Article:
Britain may have hit ‘peak car’ as young driver numbers fall sharply

One in ten drivers may choose Netflix-style car subscription within decade

Flat rate for all costs other than fuel gains appeal

YOUNG drivers are continuing to steer away from car ownership in favour of a mobile phone-style monthly subscription, according to new data.

Rental firm Drover says it has seen a five-fold increase in users since early 2017, and it believes one in ten drivers may be subscribing within a decade.

Car subscription differs from leasing in that drivers pay a flat rate that covers rental, breakdown cover, tax and maintenance, drawing comparisons with mobile phone ownership, and services such as Netflix and Spotify.

Users can swap, upgrade or downgrade their car each month, or cancel the service, without any long-term commitment. The system does not offer the option to buy cars outright after a set period.

Drover, which launched in January 2016 and has raised £7.5m in venture capital funding, says it has handled tens of thousands of vehicle bookings, with the number of subscribers using the service increasing from 400 in early 2017 to more than 2,000.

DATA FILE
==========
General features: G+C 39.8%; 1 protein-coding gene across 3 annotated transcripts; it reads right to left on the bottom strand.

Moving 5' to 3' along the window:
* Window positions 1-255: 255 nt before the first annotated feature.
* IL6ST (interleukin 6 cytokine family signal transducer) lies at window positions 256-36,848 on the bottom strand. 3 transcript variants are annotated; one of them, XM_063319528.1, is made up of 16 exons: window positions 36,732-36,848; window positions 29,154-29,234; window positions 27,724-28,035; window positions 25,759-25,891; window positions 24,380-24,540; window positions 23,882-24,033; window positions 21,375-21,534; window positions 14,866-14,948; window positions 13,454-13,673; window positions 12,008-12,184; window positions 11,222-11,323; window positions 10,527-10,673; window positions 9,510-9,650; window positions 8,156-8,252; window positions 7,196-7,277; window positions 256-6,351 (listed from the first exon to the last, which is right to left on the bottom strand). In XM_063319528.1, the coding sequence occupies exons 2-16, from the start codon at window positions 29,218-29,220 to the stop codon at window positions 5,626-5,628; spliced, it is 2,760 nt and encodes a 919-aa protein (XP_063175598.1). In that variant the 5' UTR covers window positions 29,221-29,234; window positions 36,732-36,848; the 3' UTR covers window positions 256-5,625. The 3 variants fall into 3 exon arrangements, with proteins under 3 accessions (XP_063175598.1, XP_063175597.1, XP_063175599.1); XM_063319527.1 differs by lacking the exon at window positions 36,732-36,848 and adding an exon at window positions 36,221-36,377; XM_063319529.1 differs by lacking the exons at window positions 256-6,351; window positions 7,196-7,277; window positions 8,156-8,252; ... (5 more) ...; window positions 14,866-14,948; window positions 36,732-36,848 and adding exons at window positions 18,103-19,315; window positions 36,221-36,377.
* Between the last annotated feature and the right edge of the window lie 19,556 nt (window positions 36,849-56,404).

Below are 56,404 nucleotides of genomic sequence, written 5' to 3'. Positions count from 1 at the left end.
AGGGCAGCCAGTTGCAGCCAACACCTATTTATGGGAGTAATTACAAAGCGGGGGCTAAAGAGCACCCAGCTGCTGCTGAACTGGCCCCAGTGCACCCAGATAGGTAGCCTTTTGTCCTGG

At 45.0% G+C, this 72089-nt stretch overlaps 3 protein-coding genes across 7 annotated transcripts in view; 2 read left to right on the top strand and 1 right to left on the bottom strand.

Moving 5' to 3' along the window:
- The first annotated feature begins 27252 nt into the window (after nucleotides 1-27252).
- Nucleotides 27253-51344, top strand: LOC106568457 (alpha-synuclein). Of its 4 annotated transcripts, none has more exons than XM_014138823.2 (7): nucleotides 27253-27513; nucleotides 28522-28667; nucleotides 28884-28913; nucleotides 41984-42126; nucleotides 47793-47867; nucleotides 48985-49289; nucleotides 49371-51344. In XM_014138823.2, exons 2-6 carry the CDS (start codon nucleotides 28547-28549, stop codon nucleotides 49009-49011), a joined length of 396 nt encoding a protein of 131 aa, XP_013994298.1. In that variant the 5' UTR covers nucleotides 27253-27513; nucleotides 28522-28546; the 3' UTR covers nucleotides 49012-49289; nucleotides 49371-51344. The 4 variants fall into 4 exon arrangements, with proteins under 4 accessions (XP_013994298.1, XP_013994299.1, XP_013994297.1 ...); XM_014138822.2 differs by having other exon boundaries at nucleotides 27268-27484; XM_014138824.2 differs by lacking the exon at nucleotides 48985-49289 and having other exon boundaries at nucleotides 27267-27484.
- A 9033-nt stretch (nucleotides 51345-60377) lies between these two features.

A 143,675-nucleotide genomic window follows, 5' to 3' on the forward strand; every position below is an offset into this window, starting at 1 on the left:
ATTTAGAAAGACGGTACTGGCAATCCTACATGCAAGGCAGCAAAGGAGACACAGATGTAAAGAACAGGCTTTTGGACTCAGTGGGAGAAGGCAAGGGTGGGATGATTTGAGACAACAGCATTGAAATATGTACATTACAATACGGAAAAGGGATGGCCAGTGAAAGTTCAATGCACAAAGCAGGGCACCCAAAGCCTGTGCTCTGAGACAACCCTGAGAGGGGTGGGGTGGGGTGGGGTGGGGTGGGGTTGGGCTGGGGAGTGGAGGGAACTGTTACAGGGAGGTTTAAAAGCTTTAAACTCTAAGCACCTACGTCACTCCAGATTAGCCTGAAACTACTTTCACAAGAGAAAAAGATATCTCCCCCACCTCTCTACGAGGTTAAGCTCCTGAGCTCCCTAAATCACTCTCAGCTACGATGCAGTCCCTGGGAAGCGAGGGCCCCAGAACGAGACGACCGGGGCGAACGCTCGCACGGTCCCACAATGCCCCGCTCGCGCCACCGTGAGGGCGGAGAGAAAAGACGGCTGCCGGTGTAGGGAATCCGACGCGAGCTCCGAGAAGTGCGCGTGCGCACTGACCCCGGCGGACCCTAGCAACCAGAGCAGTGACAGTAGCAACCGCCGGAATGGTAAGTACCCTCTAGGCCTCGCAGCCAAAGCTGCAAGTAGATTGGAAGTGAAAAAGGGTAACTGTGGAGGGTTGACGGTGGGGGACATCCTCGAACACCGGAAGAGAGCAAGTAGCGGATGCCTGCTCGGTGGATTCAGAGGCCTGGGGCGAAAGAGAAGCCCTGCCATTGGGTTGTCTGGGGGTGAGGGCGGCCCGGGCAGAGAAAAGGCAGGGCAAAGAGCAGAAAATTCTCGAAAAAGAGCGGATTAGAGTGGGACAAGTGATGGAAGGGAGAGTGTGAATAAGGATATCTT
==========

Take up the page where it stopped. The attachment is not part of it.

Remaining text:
It acts as a vehicle marketplace, providing subscriptions on behalf of dealership groups or directly with motor manufacturers. About 100 cars are listed at any one time. Prices start from £169 a month for a Toyota Aygo to £1,981 for a BMW 7 Series.

Browse NEW or USED cars for sale

Felix Leuschner, founder of Drover, said: “People are really frustrated with the typical car purchase experience. We are trying to provide a more seamless and all-inclusive online experience.”

Last month, BMW and Mini started making vehicles available on the service for the first time. Experts said that the move was designed to appeal to the millennial generation which has increasingly embraced subscription models over outright ownership.